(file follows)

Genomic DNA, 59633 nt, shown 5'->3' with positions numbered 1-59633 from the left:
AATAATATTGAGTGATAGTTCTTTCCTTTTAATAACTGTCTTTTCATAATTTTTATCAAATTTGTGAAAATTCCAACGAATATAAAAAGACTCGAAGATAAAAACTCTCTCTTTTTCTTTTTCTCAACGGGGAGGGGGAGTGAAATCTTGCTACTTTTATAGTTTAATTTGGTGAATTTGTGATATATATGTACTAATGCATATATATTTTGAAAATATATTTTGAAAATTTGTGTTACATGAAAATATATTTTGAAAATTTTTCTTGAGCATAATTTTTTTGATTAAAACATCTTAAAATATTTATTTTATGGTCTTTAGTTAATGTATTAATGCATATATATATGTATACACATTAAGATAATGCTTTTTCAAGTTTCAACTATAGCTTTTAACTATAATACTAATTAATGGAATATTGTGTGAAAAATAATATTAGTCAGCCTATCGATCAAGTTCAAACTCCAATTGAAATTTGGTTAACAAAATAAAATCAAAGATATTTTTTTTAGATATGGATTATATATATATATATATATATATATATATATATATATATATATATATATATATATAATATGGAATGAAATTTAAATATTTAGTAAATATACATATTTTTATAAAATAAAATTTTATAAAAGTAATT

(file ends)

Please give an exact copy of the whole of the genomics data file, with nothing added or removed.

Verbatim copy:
Genomic DNA, 59633 nt, shown 5'->3' with positions numbered 1-59633 from the left:
AATAATATTGAGTGATAGTTCTTTCCTTTTAATAACTGTCTTTTCATAATTTTTATCAAATTTGTGAAAATTCCAACGAATATAAAAAGACTCGAAGATAAAAACTCTCTCTTTTTCTTTTTCTCAACGGGGAGGGGGAGTGAAATCTTGCTACTTTTATAGTTTAATTTGGTGAATTTGTGATATATATGTACTAATGCATATATATTTTGAAAATATATTTTGAAAATTTGTGTTACATGAAAATATATTTTGAAAATTTTTCTTGAGCATAATTTTTTTGATTAAAACATCTTAAAATATTTATTTTATGGTCTTTAGTTAATGTATTAATGCATATATATATGTATACACATTAAGATAATGCTTTTTCAAGTTTCAACTATAGCTTTTAACTATAATACTAATTAATGGAATATTGTGTGAAAAATAATATTAGTCAGCCTATCGATCAAGTTCAAACTCCAATTGAAATTTGGTTAACAAAATAAAATCAAAGATATTTTTTTTAGATATGGATTATATATATATATATATATATATATATATATATATATATATATATATATATATATAATATGGAATGAAATTTAAATATTTAGTAAATATACATATTTTTATAAAATAAAATTTTATAAAAGTAATT